'Others' in Europe and their influence on elections

Published 25.04.2017 01:13

Muslim populations in Europe have become one of the most important variables in elections in the European Union in some time. Right-wing and extreme-right politicians have developed three main attitudes toward them: "Muslims should go," "if they stay, they shouldn't act like Muslims" and "no more Muslims should come here."

To be honest, there are also many Europeans who criticize these attitudes and politicians, as there exist in Europe strong anti-racist and anti-discriminatory currents, too. However, even those who have more liberal views about Muslims have been incoherent from time to time.

When European politicians talk about "European Muslims," they don't want to say simply Muslims who live in Europe, but they think about a different kind of Muslim, more European, i.e. very different from the Muslims of Uzbekistan, Qatar or Pakistan. They believe Europe's Muslims are or should be different from their compatriots in other parts of the world, and those in Europe are expected to adopt a more "modern" way of life. I'm not sure they have a similar distinction in their mind between Europe's Catholics and Latin America's or Middle Eastern Catholics.

Muslims have become a debate topic, not only because the attitude toward them will influence voters, but also since there are many Muslims who will vote in those elections. For example, in France, there are about 6 million Muslims out of 66 million inhabitants, and it is important for politicians to know for whom these people will vote.

It is of course erroneous to believe that Muslims in a given European country will all vote in the same direction as if they were a monolithic socio-economic group. Anyone who says, "Muslims vote for this or that party" is in fact admitting that they don't see Muslims as individuals who will develop their political views according to their own interests or political convictions.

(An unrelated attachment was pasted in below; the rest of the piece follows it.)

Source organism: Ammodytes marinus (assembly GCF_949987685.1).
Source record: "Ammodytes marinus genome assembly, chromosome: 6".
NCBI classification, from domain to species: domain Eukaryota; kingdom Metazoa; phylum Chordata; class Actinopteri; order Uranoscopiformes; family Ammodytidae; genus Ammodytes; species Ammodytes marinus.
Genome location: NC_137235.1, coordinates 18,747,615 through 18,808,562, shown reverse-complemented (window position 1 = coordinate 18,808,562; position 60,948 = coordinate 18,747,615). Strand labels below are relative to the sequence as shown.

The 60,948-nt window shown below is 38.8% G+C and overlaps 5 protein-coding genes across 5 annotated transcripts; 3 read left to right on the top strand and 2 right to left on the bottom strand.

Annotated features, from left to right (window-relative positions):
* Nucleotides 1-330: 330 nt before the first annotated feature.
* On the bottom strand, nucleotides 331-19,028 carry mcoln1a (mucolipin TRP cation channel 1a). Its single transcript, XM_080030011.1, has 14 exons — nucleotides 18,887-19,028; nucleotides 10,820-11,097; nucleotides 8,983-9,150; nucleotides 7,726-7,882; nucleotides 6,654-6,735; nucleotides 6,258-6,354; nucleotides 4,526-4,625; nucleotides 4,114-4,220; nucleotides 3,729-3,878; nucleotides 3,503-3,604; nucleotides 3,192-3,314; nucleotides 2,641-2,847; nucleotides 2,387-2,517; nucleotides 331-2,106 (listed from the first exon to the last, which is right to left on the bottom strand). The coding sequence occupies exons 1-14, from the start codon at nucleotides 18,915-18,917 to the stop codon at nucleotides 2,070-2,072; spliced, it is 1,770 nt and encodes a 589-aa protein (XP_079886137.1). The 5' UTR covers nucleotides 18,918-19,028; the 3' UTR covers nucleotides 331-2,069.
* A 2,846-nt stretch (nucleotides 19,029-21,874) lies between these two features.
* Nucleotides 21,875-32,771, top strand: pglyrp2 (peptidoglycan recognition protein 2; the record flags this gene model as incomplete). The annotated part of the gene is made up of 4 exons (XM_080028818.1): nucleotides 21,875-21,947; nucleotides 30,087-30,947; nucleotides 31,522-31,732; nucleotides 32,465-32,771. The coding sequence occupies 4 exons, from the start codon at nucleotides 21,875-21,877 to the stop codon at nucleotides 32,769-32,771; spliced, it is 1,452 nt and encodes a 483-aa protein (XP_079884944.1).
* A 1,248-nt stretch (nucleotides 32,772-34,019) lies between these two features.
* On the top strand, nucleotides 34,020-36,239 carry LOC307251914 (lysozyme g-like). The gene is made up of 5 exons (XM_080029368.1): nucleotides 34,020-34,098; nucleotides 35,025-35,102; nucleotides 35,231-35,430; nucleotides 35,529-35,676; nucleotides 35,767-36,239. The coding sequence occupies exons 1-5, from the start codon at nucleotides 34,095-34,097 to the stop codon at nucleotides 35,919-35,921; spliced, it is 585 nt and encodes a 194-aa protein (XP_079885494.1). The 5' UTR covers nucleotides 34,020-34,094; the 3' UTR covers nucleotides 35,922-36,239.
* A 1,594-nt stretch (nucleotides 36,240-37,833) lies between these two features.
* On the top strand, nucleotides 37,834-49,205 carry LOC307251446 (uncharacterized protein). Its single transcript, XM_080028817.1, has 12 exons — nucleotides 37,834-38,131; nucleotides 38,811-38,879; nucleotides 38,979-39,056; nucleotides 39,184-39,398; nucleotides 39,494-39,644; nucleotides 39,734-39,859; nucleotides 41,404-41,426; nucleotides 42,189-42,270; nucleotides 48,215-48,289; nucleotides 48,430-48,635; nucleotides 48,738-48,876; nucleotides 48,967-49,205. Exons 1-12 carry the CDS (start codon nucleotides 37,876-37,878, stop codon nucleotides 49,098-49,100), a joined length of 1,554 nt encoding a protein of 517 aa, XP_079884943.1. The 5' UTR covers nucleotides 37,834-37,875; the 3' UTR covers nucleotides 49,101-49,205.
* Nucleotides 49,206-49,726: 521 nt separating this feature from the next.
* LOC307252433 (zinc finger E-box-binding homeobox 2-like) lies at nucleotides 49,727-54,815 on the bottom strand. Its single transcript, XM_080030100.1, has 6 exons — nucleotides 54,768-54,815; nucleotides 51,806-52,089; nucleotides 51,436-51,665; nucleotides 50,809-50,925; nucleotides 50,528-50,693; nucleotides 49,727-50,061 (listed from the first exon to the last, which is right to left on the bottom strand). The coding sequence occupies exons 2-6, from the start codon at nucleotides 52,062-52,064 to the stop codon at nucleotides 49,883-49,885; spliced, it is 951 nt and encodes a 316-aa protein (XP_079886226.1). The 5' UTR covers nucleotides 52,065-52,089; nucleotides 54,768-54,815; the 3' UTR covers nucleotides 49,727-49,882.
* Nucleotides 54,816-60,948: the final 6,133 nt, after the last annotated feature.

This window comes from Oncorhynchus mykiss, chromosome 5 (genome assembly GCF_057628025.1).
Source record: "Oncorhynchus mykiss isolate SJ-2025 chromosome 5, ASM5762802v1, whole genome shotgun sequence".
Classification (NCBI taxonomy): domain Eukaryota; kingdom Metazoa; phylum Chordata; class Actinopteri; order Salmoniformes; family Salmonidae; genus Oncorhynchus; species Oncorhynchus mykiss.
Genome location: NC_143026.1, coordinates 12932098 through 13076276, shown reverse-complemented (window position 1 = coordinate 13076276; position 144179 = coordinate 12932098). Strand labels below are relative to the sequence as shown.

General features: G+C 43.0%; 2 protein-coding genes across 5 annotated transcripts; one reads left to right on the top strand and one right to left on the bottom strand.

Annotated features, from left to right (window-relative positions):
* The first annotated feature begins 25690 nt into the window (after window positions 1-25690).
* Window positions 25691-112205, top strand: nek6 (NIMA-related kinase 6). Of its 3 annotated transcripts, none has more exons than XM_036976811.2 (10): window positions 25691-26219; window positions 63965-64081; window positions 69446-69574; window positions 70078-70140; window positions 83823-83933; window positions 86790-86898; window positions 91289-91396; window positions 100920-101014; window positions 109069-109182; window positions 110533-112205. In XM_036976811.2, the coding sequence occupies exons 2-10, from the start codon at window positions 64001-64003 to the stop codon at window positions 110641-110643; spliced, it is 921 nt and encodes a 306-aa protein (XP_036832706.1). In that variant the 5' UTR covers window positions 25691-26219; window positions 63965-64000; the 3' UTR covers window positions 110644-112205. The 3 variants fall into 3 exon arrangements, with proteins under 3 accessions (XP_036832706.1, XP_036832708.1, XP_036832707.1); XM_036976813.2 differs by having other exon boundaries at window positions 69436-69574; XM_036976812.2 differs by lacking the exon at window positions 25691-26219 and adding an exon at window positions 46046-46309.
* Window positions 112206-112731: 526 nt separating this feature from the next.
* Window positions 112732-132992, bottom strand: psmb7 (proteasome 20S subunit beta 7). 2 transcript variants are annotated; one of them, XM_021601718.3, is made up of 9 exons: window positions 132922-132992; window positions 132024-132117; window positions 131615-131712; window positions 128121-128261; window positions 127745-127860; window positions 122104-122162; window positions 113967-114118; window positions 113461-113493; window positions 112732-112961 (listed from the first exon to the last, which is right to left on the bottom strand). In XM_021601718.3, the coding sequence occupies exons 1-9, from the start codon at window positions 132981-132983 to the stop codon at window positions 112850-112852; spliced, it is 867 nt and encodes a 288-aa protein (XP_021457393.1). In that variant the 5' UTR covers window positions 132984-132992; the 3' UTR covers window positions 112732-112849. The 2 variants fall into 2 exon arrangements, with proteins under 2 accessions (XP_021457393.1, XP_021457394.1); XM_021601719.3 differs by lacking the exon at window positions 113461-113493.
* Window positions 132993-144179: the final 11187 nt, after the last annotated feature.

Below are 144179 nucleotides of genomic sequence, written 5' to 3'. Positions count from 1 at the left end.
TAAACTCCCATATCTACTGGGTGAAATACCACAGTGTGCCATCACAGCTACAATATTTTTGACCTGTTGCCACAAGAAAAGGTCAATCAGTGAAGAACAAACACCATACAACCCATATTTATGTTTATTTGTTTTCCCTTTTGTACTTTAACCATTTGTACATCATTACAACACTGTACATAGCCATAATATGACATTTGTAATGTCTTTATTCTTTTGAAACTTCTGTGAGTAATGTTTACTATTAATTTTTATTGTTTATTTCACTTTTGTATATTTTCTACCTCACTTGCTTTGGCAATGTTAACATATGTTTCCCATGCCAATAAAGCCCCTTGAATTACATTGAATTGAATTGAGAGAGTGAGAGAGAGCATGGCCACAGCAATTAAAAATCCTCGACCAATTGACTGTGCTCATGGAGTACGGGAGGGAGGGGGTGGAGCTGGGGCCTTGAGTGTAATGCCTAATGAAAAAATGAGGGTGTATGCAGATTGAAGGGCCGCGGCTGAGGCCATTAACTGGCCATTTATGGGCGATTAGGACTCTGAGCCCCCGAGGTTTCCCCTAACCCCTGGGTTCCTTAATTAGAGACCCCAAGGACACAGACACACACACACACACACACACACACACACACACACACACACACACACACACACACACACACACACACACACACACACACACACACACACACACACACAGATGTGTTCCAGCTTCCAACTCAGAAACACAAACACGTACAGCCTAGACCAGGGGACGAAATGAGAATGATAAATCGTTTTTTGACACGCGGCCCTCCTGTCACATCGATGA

Thankfully there aren't many politicians in France who say that Muslims will only vote according to their religious identity, but still, they discuss something they call, the "Muslim vote." We are used to this kind of debate in Turkey, as some people persistently evoke a "Kurdish vote."

We know, nevertheless, that Turkey is being constantly criticized by the Europeans because of its Kurdish policy, and to tell the truth, if there is such a thing as the Kurdish vote, maybe some of the criticism is justified. Of course, those who keep criticizing Turkey should sometimes look in the mirror and think about the Muslim vote debate in their countries. It is a problem to think that people who are being called on to cast their votes are not individual citizens but just members of a defined religious or ethnic minority group.

For a very long time, "equal citizenship" has been debated in Turkey. It appears, however, that it is not only Turkey's problem. In any case, the problem is important and it needs to be addressed. Even in countries with efficient legal and administrative measures against discrimination, there is little change in peoples' minds and perceptions. They still categorize some people as "others," and they think those "others" all live and act the exact same way. Maybe what nations need is to develop social measures to attack those prejudices, rather than simply adopting laws against discrimination; because, obviously, legal measures change little in ordinary people's minds. Prejudices risk accumulating and in time, they may provoke serious social unrest if nothing is done about them. Such unrest will never remain limited to one country, threatening international peace.

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